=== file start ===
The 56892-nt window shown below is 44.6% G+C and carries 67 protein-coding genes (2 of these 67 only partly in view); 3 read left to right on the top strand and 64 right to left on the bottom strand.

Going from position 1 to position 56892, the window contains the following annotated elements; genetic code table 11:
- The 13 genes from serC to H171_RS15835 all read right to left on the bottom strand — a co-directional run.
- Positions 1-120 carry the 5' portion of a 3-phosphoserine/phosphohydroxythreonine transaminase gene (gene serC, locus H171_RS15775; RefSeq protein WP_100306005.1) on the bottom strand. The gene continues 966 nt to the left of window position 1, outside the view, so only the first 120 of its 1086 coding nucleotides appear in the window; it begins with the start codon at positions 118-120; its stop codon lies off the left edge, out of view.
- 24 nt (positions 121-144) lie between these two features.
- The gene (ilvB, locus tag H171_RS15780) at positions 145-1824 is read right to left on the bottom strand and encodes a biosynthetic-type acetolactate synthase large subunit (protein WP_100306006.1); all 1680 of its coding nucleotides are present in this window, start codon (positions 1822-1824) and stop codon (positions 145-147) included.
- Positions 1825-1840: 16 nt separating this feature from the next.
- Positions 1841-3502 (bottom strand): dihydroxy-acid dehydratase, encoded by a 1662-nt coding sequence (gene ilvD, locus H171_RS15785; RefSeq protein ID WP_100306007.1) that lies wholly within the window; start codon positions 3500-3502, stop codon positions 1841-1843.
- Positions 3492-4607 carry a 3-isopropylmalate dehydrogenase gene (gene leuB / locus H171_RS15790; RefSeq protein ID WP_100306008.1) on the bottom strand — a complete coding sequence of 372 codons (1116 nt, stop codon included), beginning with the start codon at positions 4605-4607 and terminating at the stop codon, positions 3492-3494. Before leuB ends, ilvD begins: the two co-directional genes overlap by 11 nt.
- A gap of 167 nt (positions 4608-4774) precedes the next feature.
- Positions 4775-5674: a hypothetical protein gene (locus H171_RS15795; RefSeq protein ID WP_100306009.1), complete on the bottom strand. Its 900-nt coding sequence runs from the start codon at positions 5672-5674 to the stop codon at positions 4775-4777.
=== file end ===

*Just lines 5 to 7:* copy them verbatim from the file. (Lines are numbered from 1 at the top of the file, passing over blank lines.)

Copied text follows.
- 24 nt (positions 121-144) lie between these two features.
- The gene (ilvB, locus tag H171_RS15780) at positions 145-1824 is read right to left on the bottom strand and encodes a biosynthetic-type acetolactate synthase large subunit (protein WP_100306006.1); all 1680 of its coding nucleotides are present in this window, start codon (positions 1822-1824) and stop codon (positions 145-147) included.
- Positions 1825-1840: 16 nt separating this feature from the next.